To express his objections to Wal-Mart’s business practices, Georgia resident Charles Smith created a website and designs that merged Wal-Mart’s name with the word “holocaust” and arranged for CafePress.com to put the design on T-shirts, hats, bumper stickers and other items for sale online. In December 2005, Wal-Mart sent a letter and e-mail to Smith asserting ownership of trademarks in the name Wal-Mart, the star and the “smiley face” the company uses. The company threatened to sue Smith for infringing and diluting its trademarks and demanded he stop selling his items. Wal-Mart also demanded that Smith stop using the domain name “walocaust.com” and transfer it to Wal-Mart. Wal-Mart made a similar threat to CafePress.com, which immediately stopped making and selling Smith’s items.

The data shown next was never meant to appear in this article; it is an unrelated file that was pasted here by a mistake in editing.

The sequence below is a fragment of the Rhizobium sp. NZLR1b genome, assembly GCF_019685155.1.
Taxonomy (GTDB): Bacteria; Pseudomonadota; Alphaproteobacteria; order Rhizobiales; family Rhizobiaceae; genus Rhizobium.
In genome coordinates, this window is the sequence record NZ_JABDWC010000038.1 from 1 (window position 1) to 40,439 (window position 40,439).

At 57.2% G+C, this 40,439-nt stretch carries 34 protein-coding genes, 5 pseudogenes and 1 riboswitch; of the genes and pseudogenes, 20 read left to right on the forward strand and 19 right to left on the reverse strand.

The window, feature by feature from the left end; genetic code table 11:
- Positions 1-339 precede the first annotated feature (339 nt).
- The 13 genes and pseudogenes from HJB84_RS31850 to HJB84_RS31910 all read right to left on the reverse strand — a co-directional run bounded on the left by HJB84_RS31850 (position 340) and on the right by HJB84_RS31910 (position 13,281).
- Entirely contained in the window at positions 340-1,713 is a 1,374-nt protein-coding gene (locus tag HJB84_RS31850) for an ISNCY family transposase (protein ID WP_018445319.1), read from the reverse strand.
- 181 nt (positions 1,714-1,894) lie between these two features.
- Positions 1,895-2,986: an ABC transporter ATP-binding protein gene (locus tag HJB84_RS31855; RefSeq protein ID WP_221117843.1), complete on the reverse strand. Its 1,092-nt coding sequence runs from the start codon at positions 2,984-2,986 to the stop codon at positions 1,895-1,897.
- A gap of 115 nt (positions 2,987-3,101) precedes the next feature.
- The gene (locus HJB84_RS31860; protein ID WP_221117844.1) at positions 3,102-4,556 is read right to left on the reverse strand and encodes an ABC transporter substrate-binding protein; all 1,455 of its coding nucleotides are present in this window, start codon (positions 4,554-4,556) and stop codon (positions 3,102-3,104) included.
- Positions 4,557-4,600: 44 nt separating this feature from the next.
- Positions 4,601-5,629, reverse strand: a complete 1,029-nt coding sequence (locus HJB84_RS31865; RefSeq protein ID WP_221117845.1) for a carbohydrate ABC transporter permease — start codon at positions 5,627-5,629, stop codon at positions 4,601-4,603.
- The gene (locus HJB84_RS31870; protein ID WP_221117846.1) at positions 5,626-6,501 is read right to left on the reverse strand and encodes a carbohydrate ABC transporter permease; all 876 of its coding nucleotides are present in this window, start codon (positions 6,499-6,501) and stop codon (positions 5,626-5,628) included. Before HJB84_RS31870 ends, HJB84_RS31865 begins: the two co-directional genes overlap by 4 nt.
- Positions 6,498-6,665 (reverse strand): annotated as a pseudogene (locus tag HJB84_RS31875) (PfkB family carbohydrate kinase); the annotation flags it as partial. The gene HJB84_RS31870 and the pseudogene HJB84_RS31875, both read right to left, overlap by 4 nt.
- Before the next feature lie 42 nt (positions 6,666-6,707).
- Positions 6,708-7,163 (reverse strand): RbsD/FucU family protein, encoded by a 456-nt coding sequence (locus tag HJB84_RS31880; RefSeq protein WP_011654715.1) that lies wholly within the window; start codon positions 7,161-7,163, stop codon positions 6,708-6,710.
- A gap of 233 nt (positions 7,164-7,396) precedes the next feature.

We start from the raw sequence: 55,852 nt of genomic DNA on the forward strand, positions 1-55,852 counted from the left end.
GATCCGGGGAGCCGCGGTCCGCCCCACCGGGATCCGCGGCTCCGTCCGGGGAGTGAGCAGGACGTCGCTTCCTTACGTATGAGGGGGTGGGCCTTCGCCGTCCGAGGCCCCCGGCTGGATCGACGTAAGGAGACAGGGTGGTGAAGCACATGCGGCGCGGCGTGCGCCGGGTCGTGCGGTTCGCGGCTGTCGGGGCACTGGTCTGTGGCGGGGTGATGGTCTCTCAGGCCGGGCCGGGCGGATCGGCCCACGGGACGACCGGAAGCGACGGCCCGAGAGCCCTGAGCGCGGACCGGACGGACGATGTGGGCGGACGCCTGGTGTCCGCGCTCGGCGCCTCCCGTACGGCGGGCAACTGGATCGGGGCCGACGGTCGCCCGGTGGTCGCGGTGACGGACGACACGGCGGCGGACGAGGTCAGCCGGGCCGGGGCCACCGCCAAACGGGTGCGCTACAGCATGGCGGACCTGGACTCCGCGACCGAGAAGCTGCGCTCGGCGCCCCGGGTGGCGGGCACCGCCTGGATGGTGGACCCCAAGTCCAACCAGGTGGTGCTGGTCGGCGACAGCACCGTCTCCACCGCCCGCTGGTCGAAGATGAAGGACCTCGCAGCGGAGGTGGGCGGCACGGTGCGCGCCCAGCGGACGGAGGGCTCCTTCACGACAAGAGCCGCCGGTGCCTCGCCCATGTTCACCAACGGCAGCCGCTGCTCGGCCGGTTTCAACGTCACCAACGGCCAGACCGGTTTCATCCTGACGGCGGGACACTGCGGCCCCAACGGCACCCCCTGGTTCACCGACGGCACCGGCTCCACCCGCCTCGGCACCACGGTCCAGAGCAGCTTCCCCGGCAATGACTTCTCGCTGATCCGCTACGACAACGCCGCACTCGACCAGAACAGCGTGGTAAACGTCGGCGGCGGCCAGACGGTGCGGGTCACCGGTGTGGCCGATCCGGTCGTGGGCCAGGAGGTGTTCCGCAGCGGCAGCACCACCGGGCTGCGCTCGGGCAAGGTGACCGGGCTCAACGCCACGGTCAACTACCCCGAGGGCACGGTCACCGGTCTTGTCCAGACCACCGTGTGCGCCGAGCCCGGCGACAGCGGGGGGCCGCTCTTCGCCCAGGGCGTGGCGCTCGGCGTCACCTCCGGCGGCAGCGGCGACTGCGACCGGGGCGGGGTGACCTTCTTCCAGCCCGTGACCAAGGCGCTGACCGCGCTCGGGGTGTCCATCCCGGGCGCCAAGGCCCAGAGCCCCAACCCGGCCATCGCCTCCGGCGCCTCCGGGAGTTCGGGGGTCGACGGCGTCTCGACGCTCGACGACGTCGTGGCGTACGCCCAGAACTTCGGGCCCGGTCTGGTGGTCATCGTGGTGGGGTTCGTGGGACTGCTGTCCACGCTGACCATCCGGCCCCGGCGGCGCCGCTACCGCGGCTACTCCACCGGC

Represented by Public Citizen, Smith filed suit against Wal-Mart, seeking a declaration that his designs do not violate trademark law and are protected by the First Amendment. The district court granted summary judgment for Smith on all claims, finding that his designs were parodies that did not create any likelihood of confusion or dilution of Wal-Mart’s trademarks.